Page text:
# Are there any nonzero rational solutions to this equation?

Are there any nonzero rational solutions to the equation

$$y^2 = 64x^n + 1$$ where $n\geq 3$ is an integer ?

For the case $n=3$, the question can be settled by basic ideas of elliptic curves, but i'm not sure of the higher cases ?

• $n=4$ is also elliptic curve. – joro Oct 2 '16 at 15:32
• According to sage, there are no nonzero solutions for n=4 and only finitely for n=3. – joro Oct 2 '16 at 15:35
• A result of Fermat (squares are not the sum of two biquadrates) gives that there are no solutions for n=4k. Gerhard "Don't Know About Bi Hexrates" Paseman, 2016.10.02. – Gerhard Paseman Oct 2 '16 at 15:44
• I claim that there are no such solutions for $n\geq4$. – T. Amdeberhan Oct 2 '16 at 16:43
• What is the motivation for considering this particular equation? – RP_ Oct 2 '16 at 18:15

When $n=3$, the group of rational solutions is given by the points $(x,y)\in \{(0,\pm 1), (1/2,\pm 3),(-1/4,0)\}$, along with the point at infinity. The only $x$ value among these points which is a (proper) perfect power is $0$, so the only solutions when $3|n$ and $n>3$ are the trivial ones.

When $n=4$, we'll assume joro's Sage computation, that there are no non-trivial rational points. This also deals with the case when $4|n$.

Now, we may as well replace $n$ by its largest prime factor, so we reduce to dealing with the case when $n=p\geq 5$ is prime. We can quickly check that $y\neq 0$, and reduce to looking for solutions when $y>0$. Write $y=a/b$ with $a,b$ positive, relatively prime integers. Similarly, write $x=c/d$ with $c\in \mathbb{Z}-\{0\}$, $d>0$ an integer, and $\gcd(c,d)=1$. We then have $$a^2-b^2=2^6b^2\left(\frac{c}{d}\right)^p.$$ The LHS is an integer, hence so is the RHS. We will look at two main cases.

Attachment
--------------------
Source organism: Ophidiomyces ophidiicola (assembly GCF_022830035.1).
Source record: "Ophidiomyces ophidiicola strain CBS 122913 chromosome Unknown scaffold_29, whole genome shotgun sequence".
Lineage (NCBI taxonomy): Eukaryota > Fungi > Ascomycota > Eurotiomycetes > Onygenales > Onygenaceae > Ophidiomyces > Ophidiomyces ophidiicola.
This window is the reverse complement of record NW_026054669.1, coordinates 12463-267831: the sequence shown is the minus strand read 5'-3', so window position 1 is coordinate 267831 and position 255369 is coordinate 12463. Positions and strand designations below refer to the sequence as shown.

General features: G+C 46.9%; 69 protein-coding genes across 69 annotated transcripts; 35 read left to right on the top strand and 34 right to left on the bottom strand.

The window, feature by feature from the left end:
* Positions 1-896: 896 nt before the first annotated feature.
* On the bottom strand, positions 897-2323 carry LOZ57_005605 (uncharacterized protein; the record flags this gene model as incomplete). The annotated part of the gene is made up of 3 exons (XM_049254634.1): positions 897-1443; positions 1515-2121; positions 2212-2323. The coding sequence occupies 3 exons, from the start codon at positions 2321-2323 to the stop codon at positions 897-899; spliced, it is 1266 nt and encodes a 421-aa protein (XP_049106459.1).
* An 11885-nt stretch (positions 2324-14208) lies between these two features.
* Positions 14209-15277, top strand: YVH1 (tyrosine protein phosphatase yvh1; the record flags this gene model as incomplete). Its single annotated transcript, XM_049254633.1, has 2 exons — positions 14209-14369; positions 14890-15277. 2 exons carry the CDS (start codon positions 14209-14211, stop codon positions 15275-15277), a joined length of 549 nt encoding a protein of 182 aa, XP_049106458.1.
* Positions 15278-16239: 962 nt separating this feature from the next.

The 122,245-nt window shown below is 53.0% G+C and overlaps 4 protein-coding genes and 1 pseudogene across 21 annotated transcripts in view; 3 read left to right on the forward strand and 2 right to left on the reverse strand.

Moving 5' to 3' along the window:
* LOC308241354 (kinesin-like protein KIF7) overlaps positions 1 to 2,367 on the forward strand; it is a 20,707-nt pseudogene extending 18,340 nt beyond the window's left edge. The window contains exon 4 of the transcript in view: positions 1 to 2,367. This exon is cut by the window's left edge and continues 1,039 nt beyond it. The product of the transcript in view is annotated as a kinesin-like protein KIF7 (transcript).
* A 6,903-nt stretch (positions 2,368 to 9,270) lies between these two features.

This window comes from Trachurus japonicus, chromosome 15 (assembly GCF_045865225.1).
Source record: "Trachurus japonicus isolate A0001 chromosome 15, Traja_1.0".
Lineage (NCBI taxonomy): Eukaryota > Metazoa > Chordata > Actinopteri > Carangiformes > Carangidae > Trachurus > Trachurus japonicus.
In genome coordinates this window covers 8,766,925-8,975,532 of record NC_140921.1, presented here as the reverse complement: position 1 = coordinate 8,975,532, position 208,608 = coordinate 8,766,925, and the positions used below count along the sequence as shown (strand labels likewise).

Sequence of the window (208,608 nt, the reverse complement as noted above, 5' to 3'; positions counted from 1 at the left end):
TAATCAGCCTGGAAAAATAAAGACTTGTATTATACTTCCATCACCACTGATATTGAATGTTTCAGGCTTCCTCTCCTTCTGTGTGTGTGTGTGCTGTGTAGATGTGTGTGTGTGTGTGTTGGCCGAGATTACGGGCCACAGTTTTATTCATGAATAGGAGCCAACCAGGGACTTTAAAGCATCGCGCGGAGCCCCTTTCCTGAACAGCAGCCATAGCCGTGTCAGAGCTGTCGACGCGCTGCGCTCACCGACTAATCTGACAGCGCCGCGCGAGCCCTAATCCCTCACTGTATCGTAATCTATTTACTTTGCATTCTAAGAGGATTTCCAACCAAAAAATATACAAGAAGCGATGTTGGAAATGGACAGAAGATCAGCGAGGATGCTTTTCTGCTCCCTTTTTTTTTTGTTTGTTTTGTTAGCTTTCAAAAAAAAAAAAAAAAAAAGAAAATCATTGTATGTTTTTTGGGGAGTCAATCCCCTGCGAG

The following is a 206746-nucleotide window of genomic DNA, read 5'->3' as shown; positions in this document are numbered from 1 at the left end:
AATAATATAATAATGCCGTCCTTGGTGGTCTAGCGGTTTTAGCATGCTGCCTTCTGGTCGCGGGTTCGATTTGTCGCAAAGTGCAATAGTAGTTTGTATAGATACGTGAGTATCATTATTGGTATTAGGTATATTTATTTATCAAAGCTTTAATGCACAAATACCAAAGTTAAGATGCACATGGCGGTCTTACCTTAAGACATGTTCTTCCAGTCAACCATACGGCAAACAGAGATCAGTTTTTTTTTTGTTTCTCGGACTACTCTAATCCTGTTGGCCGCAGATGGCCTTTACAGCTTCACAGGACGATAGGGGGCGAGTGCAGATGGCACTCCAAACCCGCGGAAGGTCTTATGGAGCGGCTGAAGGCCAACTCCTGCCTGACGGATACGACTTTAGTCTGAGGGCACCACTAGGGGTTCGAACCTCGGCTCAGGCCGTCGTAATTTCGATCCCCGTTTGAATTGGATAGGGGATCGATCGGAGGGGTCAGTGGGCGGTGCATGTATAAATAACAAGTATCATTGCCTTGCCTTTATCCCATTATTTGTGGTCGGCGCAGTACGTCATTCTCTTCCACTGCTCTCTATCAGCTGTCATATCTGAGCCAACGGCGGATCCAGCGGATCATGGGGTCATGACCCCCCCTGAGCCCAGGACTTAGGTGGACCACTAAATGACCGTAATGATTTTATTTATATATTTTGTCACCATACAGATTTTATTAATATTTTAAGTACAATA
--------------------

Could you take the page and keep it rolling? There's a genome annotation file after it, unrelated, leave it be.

Case 1: $b$ is odd.

For any prime $q|b$, the LHS has $q$-adic valuation $0$, hence so does the RHS. So all of the primes in $b$ are accounted for in $d$. There are thus two cases, depending on whether $2$ divides $d$:

Case 1a: Say $d$ is odd. Then $d^p=b^2$. Thus, $b=s^p$, $d=s^2$, for some odd integer $s>0$. Then we have $$(a-s^p)(a+s^p)=2^6c^p.$$ The two factors on the left hand side have GCD at most $2$. On the other hand, at least one of the factors must in fact be divisible by $2$. Hence either $$a-s^p=2u^p,\qquad a+s^p=2^5v^p$$ or $$a-s^p=2^5u^p,\qquad a+s^p=2v^p$$ where $c=uv$ with $\gcd(u,v)=1$. Solving for $a$, and plugging into the other, and dividing by $2$, we get $$(\ast)\qquad s^p+u^p=2^4v^p \qquad \text{ or } \qquad s^p + 2^4u^p = v^p.$$ Note that these are really the same equation, after moving all terms to one side, using the fact that we can bring $-1$ into a $p$th power.

Case 1b: $d$ is even. Then (by similar reasoning as in case 1a) $p=5$, $b=s^5$, $d=2s^2$, for some odd integer $s>0$. Then we have $$(a-s^5)(a+s^5)=2c^5.$$ Now, $a$ must be odd, so that $2$ divides the LHS. But then the LHS has at least $2$-adic valuation $\geq 2$, hence $2|c$, which contradicts $\gcd(c,d)=1$.

Case 2: $b$ is even. Say $b=2^{k}e$ for some odd integer $e>0$, and some integer $k\geq 1$.

By the same reasoning as in case 1, we must have that $d^p=2^{2k+6}e^2$, hence (since $p$ is odd) we get $k=pt-3$ for some integer $t\geq 1$, $d=2^{2t}s^2$, and $e=s^p$ for some odd integer $s>0$. Hence, we obtain $$(a-2^{pt-3}s^p)(a+2^{pt-3}s^p)=c^p$$ with $c$ odd. The factors on the LHS are relatively prime, and equal to a $p$-power, hence are both $p$-powers. Thus, solving as before, we eventually arrive at $$(\ast\ast)\qquad \frac{1}{4}w^p + u^p=v^p$$ where $w=2^ts$.

In other words, moving terms accordingly, you can reduce your equation to solving the two Fermat-like equations $$X^p+Y^p=16Z^p\qquad \text{ or } \qquad 4X^p+4Y^p=Z^p.$$ I'm not certain if the modularity methods for solving Fermat's last theorem apply here, but that's probably the next place to look.